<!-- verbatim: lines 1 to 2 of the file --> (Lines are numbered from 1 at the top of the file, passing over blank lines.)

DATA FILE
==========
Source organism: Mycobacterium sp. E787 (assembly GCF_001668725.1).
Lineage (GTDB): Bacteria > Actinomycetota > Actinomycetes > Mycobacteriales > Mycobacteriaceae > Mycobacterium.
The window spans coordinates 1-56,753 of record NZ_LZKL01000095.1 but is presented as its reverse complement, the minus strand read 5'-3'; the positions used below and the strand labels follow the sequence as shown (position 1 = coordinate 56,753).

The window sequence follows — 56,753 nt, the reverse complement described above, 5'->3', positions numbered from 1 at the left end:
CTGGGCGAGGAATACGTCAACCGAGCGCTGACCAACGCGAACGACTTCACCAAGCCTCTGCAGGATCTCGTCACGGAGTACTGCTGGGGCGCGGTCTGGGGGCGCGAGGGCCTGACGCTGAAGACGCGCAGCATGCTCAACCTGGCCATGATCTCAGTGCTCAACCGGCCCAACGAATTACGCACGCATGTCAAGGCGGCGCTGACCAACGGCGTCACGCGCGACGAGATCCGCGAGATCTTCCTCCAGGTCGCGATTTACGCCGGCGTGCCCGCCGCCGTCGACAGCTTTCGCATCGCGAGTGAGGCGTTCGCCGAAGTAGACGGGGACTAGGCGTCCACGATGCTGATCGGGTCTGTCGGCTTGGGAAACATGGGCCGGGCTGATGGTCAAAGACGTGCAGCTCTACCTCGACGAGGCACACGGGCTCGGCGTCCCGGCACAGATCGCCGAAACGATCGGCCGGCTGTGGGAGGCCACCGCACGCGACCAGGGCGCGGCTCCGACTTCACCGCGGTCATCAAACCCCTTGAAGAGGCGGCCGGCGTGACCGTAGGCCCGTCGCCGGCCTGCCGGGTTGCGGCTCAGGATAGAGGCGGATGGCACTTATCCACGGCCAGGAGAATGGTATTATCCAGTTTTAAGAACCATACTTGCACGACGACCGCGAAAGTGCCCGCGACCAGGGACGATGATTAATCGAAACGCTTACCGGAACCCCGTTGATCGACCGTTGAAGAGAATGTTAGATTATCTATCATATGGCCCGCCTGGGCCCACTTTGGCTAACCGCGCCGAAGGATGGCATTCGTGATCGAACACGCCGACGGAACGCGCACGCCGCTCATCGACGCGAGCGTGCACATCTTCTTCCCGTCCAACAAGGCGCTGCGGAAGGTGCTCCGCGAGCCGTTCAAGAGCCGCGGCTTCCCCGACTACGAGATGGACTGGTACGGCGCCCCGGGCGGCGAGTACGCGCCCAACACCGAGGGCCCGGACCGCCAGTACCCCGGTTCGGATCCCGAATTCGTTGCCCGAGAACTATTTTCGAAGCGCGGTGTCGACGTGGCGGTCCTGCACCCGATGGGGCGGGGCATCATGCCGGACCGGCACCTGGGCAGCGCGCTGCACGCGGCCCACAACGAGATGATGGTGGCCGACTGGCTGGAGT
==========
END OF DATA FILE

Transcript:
Source organism: Mycobacterium sp. E787 (assembly GCF_001668725.1).
Lineage (GTDB): Bacteria > Actinomycetota > Actinomycetes > Mycobacteriales > Mycobacteriaceae > Mycobacterium.